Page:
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October 25, 2011
September 03, 2009
In 1972, Yale sociologist Irving Janis coined the term “groupthink.” It was a way of describing the group dynamics that occasionally lead smart, thoughtful, and well-intentioned people to make catastrophically bad decisions. What I have often wondered is, what would Janis make of the decisions being made by today’s education reform leaders?
Does education reform, like JFK's White House, suffer from groupthink?
Photo from Wikimedia Commons.
Janis, who passed away in 1990, focused much of his research on the meetings and conversations that preceded several key presidential decisions, including those that led President Kennedy and the best and brightest “whiz kids” he brought into his administration to move forward with the Bay of Pigs invasion—an American-supported attempt to overthrow Fidel Castro in Cuba that was, by all accounts, a spectacular failure. In the end, Janis concluded that Kennedy’s biggest failure was not the final decision, but rather the process he and his advisors followed to get there. Most importantly, he felt that they failed to have open, critical conversations that might have pushed them to rethink their assumptions, and that individuals within the group failed to either voice their own concerns, because they felt there was already consensus, or listen to objections that would have helped them reshape the invasion plan.
Of course, education isn’t warfare and ed reform doesn’t lack for critics. But there is a lot we could learn from Janis’ insights.
While there are plenty of people pushing back on some of the most popular reforms, because the loudest voices tend to focus on loopy dangers—warning, for instance, that the entire reform movement is a grand, right-wing, hedge fund-fueled conspiracy to “privatize public education”—the reform community tends to tune critics out. As a result, the real danger is not that reformers are puppets of some fictitious “billionaire boys club,” but rather that the fights over education policy have become so acerbic and polarized that leaders on all sides feel that, in order to make any progress, they need surround themselves with (and listen only to) “true believers” who share their goals and beliefs. The danger is in the failure to seek out the counsel of critics who are more likely to see—or point out—holes in our reform plans.
The reality is that, even in the best circumstances, debates over education reform and policy (on all sides) are perfectly positioned to support groupthink. Look to nearly any education debate these days—whether on Twitter, at conferences, or in statehouses—and you’ll witness some of classic signs of groupthink at work:
Making matters worse, reform leaders aren’t firebrand upstarts but major public figures in charge of vast public institutions. In stark contrast to the scrappy movement of the 1990s, today’s reform leaders hold key positions of power and have won sweeping policy victories—from setting rigorous standards to holding schools accountable to increasing educational options, particularly for poor and minority parents in urban areas. But the shift from advocacy to analysis and implementation has been a rocky one, and it’s possible that we are already seeing some evidence of groupthink at work in our decision making. What, for example, would Janis make of the push to force through teacher evaluation systems in statehouses across the country over the past two years?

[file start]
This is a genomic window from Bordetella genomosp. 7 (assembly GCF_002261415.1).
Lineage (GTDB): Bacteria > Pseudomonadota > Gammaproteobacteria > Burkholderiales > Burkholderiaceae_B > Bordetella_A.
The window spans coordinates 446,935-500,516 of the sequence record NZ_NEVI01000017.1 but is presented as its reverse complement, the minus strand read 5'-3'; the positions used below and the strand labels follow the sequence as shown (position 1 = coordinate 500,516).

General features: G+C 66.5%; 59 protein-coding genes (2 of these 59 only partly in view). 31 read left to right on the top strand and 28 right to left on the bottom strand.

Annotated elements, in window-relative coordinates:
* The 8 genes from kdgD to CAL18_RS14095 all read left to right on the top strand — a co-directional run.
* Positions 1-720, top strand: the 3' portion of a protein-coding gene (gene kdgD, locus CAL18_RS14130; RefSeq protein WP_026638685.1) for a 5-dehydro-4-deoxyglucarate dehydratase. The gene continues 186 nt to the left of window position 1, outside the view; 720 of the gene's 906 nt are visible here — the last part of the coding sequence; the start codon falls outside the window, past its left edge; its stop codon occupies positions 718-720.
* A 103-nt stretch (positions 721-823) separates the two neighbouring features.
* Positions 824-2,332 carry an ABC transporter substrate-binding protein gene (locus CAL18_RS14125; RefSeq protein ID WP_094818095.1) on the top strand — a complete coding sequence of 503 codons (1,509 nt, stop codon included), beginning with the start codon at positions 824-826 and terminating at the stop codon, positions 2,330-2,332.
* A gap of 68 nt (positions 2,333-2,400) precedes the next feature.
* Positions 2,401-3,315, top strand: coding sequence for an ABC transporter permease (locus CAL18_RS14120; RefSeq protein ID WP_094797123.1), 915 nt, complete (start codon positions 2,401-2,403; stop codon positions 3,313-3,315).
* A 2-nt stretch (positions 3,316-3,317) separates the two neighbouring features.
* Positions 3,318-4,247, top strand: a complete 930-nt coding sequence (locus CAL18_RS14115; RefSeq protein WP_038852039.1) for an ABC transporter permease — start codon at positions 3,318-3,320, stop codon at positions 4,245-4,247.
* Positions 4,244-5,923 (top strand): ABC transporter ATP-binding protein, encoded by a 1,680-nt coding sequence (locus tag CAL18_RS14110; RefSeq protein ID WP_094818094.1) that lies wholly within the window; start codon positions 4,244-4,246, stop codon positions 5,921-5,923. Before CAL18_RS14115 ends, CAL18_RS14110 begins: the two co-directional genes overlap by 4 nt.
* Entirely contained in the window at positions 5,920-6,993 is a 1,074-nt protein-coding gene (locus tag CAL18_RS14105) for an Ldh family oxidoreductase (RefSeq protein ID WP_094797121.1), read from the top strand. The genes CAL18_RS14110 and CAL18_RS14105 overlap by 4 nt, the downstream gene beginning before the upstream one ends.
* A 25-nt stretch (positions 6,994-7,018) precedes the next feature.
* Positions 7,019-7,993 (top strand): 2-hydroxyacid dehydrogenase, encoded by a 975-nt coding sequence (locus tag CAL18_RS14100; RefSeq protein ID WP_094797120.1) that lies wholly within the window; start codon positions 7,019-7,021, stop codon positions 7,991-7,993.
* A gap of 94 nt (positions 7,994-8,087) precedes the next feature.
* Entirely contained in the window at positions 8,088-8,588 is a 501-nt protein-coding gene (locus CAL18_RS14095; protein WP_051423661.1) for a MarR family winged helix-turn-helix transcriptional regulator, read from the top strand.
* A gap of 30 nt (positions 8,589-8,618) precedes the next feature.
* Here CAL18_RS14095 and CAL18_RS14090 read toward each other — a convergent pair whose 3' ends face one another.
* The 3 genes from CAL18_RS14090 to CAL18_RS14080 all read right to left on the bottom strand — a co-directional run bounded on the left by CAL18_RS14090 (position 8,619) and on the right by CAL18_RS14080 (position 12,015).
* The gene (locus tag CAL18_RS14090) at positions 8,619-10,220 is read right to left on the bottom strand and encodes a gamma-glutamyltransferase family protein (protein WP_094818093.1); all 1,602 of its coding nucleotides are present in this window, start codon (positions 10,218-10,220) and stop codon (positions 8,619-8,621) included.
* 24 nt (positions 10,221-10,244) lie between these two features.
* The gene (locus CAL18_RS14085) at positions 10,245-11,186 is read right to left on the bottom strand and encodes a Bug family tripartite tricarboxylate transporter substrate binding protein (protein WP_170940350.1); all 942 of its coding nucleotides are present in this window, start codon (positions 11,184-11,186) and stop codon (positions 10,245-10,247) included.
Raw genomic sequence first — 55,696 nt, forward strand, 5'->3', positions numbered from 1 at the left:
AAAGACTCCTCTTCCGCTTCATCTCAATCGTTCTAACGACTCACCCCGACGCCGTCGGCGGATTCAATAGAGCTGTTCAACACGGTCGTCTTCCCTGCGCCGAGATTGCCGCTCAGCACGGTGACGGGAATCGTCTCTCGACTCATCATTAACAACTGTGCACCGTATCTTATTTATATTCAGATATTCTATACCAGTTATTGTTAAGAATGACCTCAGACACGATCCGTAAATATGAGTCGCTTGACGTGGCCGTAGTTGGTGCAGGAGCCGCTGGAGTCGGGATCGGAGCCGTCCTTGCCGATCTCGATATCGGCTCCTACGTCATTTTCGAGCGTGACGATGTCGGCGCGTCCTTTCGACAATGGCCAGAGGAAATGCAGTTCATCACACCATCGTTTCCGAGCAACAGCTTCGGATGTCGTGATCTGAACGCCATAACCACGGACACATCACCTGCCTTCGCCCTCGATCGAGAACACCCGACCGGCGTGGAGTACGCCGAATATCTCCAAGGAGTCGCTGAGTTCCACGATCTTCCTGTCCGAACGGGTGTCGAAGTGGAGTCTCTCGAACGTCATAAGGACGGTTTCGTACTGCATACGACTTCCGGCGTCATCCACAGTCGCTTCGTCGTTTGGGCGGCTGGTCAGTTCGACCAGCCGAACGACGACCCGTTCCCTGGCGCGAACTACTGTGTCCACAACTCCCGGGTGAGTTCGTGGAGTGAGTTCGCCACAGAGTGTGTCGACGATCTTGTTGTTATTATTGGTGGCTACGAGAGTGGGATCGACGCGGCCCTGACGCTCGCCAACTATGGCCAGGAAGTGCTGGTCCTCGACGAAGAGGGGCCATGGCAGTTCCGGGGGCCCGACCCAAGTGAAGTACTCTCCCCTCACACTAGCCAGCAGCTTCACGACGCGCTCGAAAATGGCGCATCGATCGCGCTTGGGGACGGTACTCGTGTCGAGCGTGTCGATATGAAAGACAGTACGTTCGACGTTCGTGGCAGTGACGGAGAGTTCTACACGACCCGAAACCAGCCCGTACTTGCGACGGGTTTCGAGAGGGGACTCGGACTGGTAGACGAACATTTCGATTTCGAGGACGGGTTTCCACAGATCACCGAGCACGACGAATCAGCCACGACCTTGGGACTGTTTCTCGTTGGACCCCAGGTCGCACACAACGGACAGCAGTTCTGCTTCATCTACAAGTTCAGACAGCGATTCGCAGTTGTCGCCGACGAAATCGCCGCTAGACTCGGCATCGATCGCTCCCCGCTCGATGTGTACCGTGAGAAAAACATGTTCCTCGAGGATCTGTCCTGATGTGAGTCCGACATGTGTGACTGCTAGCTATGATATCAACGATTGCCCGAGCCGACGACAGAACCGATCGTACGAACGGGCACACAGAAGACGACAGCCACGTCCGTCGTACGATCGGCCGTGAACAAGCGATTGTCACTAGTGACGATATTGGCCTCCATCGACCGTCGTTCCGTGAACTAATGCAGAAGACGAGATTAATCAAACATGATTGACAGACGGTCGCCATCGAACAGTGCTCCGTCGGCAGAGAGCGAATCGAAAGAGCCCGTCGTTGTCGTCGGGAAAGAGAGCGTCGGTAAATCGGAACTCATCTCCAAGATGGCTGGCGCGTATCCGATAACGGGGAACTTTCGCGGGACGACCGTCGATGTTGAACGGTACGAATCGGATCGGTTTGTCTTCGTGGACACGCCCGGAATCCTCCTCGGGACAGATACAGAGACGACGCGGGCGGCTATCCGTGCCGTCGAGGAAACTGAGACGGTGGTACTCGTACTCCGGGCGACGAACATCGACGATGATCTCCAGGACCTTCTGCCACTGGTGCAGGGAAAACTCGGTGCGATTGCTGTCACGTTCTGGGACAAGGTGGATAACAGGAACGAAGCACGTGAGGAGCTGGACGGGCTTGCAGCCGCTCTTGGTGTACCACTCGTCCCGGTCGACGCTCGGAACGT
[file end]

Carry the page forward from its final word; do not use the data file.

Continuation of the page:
In 2010, in a rush to win out in the Race to the Top competition, policymakers across the country pushed to pass teacher evaluation reform. At the core of most of these efforts was the belief that a strong statewide teacher evaluation plan would include a requirement that 51 percent of a teacher’s evaluation be based on student achievement.
Why 51 percent? No one really knew. Did such a rigid formula contradict what successful principals were telling us about how they made staffing decisions? Were the assessments being used valid and reliable measures of student learning? Were they aligned to the curriculum teachers were using? Were the results from those assessments valid at the classroom level? And how were state teacher evaluation-reform mandates going to interact with other statewide reform efforts, like the decision to adopt the Common Core and transition to the related assessments?
These were questions that too few leaders seemed to really grapple with. If the unions or the most vocal anti-reformers were against it, it must be a good idea.
Worse, perhaps because discussions over teacher evaluation reform included mostly those who generally supported the plans, state-level discussion seemed more focused on incidental matters like the precise percentage of a teacher’s evaluation student achievement should play. Don’t like 51 percent? Let’s compromise on 35 percent and call it a day.
It doesn’t have to be this way. And there are states that are thoughtfully phasing in new policies or piloting plans and earnestly soliciting feedback before they are mandated statewide. If reform leaders want to get this right, that’s exactly what needs to happen.
Of course, leaders are right to stand tall and stick to core reform principles, but we also need to get serious about seeking thoughtful—even if not always friendly—critics who will challenge our assumptions and help reveal the most damaging holes in our plans. Most of all, we should be slowing down the decision-making process to make sure we are making the right decisions for our students and teachers before writing our ideas into law. Time is of the essence, but moving quickly at the expense of smart decisions and effective policies is worse than doing nothing at all.